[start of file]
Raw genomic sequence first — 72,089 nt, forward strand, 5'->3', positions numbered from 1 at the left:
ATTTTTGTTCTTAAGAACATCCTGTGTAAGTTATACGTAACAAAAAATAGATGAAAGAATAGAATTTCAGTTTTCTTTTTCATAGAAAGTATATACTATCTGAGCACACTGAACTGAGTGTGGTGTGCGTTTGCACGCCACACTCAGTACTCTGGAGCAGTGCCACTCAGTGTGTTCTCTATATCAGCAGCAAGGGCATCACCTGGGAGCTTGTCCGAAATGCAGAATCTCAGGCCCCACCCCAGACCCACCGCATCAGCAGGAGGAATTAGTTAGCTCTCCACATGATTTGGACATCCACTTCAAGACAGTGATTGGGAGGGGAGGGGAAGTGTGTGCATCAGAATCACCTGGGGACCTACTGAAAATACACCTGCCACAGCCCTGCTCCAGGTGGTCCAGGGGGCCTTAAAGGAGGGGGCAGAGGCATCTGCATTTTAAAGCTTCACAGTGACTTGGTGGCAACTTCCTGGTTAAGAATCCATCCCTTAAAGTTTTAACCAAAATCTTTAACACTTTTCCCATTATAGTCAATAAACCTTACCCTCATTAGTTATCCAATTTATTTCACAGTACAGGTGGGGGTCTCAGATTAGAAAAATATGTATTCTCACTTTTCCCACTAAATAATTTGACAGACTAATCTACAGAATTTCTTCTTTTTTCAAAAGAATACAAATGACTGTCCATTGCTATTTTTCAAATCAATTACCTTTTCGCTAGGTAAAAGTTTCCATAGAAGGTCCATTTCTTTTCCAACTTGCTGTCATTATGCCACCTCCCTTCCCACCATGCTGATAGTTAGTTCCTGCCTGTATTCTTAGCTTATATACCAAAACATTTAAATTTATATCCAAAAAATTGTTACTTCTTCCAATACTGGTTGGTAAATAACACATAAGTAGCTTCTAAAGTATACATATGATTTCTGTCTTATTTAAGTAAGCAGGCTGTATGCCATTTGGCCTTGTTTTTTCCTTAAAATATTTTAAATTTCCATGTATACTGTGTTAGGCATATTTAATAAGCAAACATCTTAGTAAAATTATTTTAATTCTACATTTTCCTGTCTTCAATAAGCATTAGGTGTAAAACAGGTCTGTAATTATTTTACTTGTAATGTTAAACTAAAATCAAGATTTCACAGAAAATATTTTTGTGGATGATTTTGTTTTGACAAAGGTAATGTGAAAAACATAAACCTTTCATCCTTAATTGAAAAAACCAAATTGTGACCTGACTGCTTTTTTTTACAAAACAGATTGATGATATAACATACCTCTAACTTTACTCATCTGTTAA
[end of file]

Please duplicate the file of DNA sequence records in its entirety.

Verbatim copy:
Raw genomic sequence first — 72,089 nt, forward strand, 5'->3', positions numbered from 1 at the left:
ATTTTTGTTCTTAAGAACATCCTGTGTAAGTTATACGTAACAAAAAATAGATGAAAGAATAGAATTTCAGTTTTCTTTTTCATAGAAAGTATATACTATCTGAGCACACTGAACTGAGTGTGGTGTGCGTTTGCACGCCACACTCAGTACTCTGGAGCAGTGCCACTCAGTGTGTTCTCTATATCAGCAGCAAGGGCATCACCTGGGAGCTTGTCCGAAATGCAGAATCTCAGGCCCCACCCCAGACCCACCGCATCAGCAGGAGGAATTAGTTAGCTCTCCACATGATTTGGACATCCACTTCAAGACAGTGATTGGGAGGGGAGGGGAAGTGTGTGCATCAGAATCACCTGGGGACCTACTGAAAATACACCTGCCACAGCCCTGCTCCAGGTGGTCCAGGGGGCCTTAAAGGAGGGGGCAGAGGCATCTGCATTTTAAAGCTTCACAGTGACTTGGTGGCAACTTCCTGGTTAAGAATCCATCCCTTAAAGTTTTAACCAAAATCTTTAACACTTTTCCCATTATAGTCAATAAACCTTACCCTCATTAGTTATCCAATTTATTTCACAGTACAGGTGGGGGTCTCAGATTAGAAAAATATGTATTCTCACTTTTCCCACTAAATAATTTGACAGACTAATCTACAGAATTTCTTCTTTTTTCAAAAGAATACAAATGACTGTCCATTGCTATTTTTCAAATCAATTACCTTTTCGCTAGGTAAAAGTTTCCATAGAAGGTCCATTTCTTTTCCAACTTGCTGTCATTATGCCACCTCCCTTCCCACCATGCTGATAGTTAGTTCCTGCCTGTATTCTTAGCTTATATACCAAAACATTTAAATTTATATCCAAAAAATTGTTACTTCTTCCAATACTGGTTGGTAAATAACACATAAGTAGCTTCTAAAGTATACATATGATTTCTGTCTTATTTAAGTAAGCAGGCTGTATGCCATTTGGCCTTGTTTTTTCCTTAAAATATTTTAAATTTCCATGTATACTGTGTTAGGCATATTTAATAAGCAAACATCTTAGTAAAATTATTTTAATTCTACATTTTCCTGTCTTCAATAAGCATTAGGTGTAAAACAGGTCTGTAATTATTTTACTTGTAATGTTAAACTAAAATCAAGATTTCACAGAAAATATTTTTGTGGATGATTTTGTTTTGACAAAGGTAATGTGAAAAACATAAACCTTTCATCCTTAATTGAAAAAACCAAATTGTGACCTGACTGCTTTTTTTTACAAAACAGATTGATGATATAACATACCTCTAACTTTACTCATCTGTTAA